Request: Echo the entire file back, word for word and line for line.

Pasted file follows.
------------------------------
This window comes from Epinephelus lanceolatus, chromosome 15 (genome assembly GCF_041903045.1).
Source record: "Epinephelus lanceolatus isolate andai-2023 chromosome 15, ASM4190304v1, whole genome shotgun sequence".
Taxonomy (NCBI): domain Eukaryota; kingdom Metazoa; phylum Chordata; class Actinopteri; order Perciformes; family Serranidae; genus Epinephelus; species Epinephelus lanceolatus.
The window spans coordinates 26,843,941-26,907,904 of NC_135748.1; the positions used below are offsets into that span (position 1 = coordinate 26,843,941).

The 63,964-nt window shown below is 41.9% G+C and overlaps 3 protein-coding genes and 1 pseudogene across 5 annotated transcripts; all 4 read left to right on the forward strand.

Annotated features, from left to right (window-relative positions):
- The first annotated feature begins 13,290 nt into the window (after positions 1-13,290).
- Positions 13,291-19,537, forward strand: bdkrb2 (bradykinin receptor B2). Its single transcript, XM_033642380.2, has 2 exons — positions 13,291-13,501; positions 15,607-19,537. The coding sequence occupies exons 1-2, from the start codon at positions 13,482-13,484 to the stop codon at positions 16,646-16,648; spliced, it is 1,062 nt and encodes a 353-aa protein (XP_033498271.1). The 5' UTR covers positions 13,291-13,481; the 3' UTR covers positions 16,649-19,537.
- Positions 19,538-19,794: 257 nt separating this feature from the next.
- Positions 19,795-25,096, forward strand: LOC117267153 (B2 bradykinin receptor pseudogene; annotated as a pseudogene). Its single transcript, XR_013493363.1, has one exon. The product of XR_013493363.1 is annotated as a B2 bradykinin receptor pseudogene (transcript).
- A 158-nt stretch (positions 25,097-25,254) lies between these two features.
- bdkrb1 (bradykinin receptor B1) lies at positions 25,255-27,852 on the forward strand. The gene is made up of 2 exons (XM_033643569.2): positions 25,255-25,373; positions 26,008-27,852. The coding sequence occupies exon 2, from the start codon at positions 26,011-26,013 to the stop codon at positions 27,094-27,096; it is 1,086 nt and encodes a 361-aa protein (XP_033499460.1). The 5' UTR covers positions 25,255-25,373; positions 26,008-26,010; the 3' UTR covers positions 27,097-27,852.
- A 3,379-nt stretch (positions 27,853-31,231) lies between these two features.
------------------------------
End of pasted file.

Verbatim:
This window comes from Epinephelus lanceolatus, chromosome 15 (genome assembly GCF_041903045.1).
Source record: "Epinephelus lanceolatus isolate andai-2023 chromosome 15, ASM4190304v1, whole genome shotgun sequence".
Taxonomy (NCBI): domain Eukaryota; kingdom Metazoa; phylum Chordata; class Actinopteri; order Perciformes; family Serranidae; genus Epinephelus; species Epinephelus lanceolatus.
The window spans coordinates 26,843,941-26,907,904 of NC_135748.1; the positions used below are offsets into that span (position 1 = coordinate 26,843,941).

The 63,964-nt window shown below is 41.9% G+C and overlaps 3 protein-coding genes and 1 pseudogene across 5 annotated transcripts; all 4 read left to right on the forward strand.

Annotated features, from left to right (window-relative positions):
- The first annotated feature begins 13,290 nt into the window (after positions 1-13,290).
- Positions 13,291-19,537, forward strand: bdkrb2 (bradykinin receptor B2). Its single transcript, XM_033642380.2, has 2 exons — positions 13,291-13,501; positions 15,607-19,537. The coding sequence occupies exons 1-2, from the start codon at positions 13,482-13,484 to the stop codon at positions 16,646-16,648; spliced, it is 1,062 nt and encodes a 353-aa protein (XP_033498271.1). The 5' UTR covers positions 13,291-13,481; the 3' UTR covers positions 16,649-19,537.
- Positions 19,538-19,794: 257 nt separating this feature from the next.
- Positions 19,795-25,096, forward strand: LOC117267153 (B2 bradykinin receptor pseudogene; annotated as a pseudogene). Its single transcript, XR_013493363.1, has one exon. The product of XR_013493363.1 is annotated as a B2 bradykinin receptor pseudogene (transcript).
- A 158-nt stretch (positions 25,097-25,254) lies between these two features.
- bdkrb1 (bradykinin receptor B1) lies at positions 25,255-27,852 on the forward strand. The gene is made up of 2 exons (XM_033643569.2): positions 25,255-25,373; positions 26,008-27,852. The coding sequence occupies exon 2, from the start codon at positions 26,011-26,013 to the stop codon at positions 27,094-27,096; it is 1,086 nt and encodes a 361-aa protein (XP_033499460.1). The 5' UTR covers positions 25,255-25,373; positions 26,008-26,010; the 3' UTR covers positions 27,097-27,852.
- A 3,379-nt stretch (positions 27,853-31,231) lies between these two features.